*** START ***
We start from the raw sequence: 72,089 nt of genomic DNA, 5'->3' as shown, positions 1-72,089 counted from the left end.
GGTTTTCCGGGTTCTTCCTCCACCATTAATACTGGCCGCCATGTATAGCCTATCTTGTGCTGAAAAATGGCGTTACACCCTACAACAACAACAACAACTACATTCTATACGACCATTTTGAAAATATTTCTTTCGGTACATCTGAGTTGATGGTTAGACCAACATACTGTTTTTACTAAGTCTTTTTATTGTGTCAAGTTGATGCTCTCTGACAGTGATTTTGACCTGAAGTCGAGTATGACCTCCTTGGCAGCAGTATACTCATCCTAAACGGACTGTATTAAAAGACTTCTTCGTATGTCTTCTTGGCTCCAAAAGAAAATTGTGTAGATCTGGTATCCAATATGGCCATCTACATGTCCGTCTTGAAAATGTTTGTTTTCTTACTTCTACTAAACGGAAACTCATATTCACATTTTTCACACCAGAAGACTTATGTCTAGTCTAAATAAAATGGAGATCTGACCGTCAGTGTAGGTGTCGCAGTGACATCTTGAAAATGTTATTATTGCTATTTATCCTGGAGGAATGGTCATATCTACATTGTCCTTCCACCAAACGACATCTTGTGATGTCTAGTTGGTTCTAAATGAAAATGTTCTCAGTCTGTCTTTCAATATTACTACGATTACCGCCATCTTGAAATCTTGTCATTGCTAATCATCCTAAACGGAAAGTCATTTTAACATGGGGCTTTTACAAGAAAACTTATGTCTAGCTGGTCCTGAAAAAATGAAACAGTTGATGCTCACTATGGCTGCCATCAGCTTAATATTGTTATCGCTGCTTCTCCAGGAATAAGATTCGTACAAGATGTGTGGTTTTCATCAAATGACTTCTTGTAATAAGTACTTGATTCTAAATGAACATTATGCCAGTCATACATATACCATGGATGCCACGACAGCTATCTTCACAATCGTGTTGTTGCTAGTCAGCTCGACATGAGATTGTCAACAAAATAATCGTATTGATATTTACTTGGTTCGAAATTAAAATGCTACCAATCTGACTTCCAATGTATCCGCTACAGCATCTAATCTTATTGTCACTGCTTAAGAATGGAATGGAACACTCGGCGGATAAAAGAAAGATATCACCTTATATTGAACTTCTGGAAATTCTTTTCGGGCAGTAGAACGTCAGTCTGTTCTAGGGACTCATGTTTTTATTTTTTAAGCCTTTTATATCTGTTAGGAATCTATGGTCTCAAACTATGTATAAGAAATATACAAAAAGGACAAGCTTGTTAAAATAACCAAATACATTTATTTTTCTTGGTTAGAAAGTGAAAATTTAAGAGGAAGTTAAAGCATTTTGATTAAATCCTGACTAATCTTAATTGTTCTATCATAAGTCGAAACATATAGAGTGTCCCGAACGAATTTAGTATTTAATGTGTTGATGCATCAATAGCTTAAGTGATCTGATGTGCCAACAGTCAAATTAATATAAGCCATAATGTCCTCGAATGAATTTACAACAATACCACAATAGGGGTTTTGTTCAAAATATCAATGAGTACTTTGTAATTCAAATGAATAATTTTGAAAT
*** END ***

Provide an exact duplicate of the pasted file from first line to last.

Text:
We start from the raw sequence: 72,089 nt of genomic DNA, 5'->3' as shown, positions 1-72,089 counted from the left end.
GGTTTTCCGGGTTCTTCCTCCACCATTAATACTGGCCGCCATGTATAGCCTATCTTGTGCTGAAAAATGGCGTTACACCCTACAACAACAACAACAACTACATTCTATACGACCATTTTGAAAATATTTCTTTCGGTACATCTGAGTTGATGGTTAGACCAACATACTGTTTTTACTAAGTCTTTTTATTGTGTCAAGTTGATGCTCTCTGACAGTGATTTTGACCTGAAGTCGAGTATGACCTCCTTGGCAGCAGTATACTCATCCTAAACGGACTGTATTAAAAGACTTCTTCGTATGTCTTCTTGGCTCCAAAAGAAAATTGTGTAGATCTGGTATCCAATATGGCCATCTACATGTCCGTCTTGAAAATGTTTGTTTTCTTACTTCTACTAAACGGAAACTCATATTCACATTTTTCACACCAGAAGACTTATGTCTAGTCTAAATAAAATGGAGATCTGACCGTCAGTGTAGGTGTCGCAGTGACATCTTGAAAATGTTATTATTGCTATTTATCCTGGAGGAATGGTCATATCTACATTGTCCTTCCACCAAACGACATCTTGTGATGTCTAGTTGGTTCTAAATGAAAATGTTCTCAGTCTGTCTTTCAATATTACTACGATTACCGCCATCTTGAAATCTTGTCATTGCTAATCATCCTAAACGGAAAGTCATTTTAACATGGGGCTTTTACAAGAAAACTTATGTCTAGCTGGTCCTGAAAAAATGAAACAGTTGATGCTCACTATGGCTGCCATCAGCTTAATATTGTTATCGCTGCTTCTCCAGGAATAAGATTCGTACAAGATGTGTGGTTTTCATCAAATGACTTCTTGTAATAAGTACTTGATTCTAAATGAACATTATGCCAGTCATACATATACCATGGATGCCACGACAGCTATCTTCACAATCGTGTTGTTGCTAGTCAGCTCGACATGAGATTGTCAACAAAATAATCGTATTGATATTTACTTGGTTCGAAATTAAAATGCTACCAATCTGACTTCCAATGTATCCGCTACAGCATCTAATCTTATTGTCACTGCTTAAGAATGGAATGGAACACTCGGCGGATAAAAGAAAGATATCACCTTATATTGAACTTCTGGAAATTCTTTTCGGGCAGTAGAACGTCAGTCTGTTCTAGGGACTCATGTTTTTATTTTTTAAGCCTTTTATATCTGTTAGGAATCTATGGTCTCAAACTATGTATAAGAAATATACAAAAAGGACAAGCTTGTTAAAATAACCAAATACATTTATTTTTCTTGGTTAGAAAGTGAAAATTTAAGAGGAAGTTAAAGCATTTTGATTAAATCCTGACTAATCTTAATTGTTCTATCATAAGTCGAAACATATAGAGTGTCCCGAACGAATTTAGTATTTAATGTGTTGATGCATCAATAGCTTAAGTGATCTGATGTGCCAACAGTCAAATTAATATAAGCCATAATGTCCTCGAATGAATTTACAACAATACCACAATAGGGGTTTTGTTCAAAATATCAATGAGTACTTTGTAATTCAAATGAATAATTTTGAAAT